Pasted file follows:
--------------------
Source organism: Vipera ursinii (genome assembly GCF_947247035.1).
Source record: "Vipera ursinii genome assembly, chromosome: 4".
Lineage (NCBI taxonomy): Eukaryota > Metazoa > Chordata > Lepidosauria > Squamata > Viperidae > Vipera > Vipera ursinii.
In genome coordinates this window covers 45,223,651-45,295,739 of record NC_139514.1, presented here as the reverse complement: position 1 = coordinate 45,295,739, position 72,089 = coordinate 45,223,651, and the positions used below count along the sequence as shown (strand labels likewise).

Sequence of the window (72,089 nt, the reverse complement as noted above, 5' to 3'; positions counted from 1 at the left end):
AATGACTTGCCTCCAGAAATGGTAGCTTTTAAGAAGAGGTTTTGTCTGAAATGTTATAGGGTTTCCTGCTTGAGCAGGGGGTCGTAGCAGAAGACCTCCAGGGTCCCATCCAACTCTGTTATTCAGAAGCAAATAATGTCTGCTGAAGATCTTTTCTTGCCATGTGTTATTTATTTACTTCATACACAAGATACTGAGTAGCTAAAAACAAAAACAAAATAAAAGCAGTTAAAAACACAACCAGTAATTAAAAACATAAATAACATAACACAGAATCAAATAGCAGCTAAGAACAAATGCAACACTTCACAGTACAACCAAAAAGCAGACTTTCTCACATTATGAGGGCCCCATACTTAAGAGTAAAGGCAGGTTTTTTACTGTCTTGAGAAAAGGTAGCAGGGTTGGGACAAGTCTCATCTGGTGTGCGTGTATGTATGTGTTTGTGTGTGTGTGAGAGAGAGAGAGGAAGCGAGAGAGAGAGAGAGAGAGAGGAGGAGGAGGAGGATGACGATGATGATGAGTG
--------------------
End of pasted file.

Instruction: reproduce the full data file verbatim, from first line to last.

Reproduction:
Source organism: Vipera ursinii (genome assembly GCF_947247035.1).
Source record: "Vipera ursinii genome assembly, chromosome: 4".
Lineage (NCBI taxonomy): Eukaryota > Metazoa > Chordata > Lepidosauria > Squamata > Viperidae > Vipera > Vipera ursinii.
In genome coordinates this window covers 45,223,651-45,295,739 of record NC_139514.1, presented here as the reverse complement: position 1 = coordinate 45,295,739, position 72,089 = coordinate 45,223,651, and the positions used below count along the sequence as shown (strand labels likewise).

Sequence of the window (72,089 nt, the reverse complement as noted above, 5' to 3'; positions counted from 1 at the left end):
AATGACTTGCCTCCAGAAATGGTAGCTTTTAAGAAGAGGTTTTGTCTGAAATGTTATAGGGTTTCCTGCTTGAGCAGGGGGTCGTAGCAGAAGACCTCCAGGGTCCCATCCAACTCTGTTATTCAGAAGCAAATAATGTCTGCTGAAGATCTTTTCTTGCCATGTGTTATTTATTTACTTCATACACAAGATACTGAGTAGCTAAAAACAAAAACAAAATAAAAGCAGTTAAAAACACAACCAGTAATTAAAAACATAAATAACATAACACAGAATCAAATAGCAGCTAAGAACAAATGCAACACTTCACAGTACAACCAAAAAGCAGACTTTCTCACATTATGAGGGCCCCATACTTAAGAGTAAAGGCAGGTTTTTTACTGTCTTGAGAAAAGGTAGCAGGGTTGGGACAAGTCTCATCTGGTGTGCGTGTATGTATGTGTTTGTGTGTGTGTGAGAGAGAGAGAGGAAGCGAGAGAGAGAGAGAGAGAGAGGAGGAGGAGGAGGATGACGATGATGATGAGTG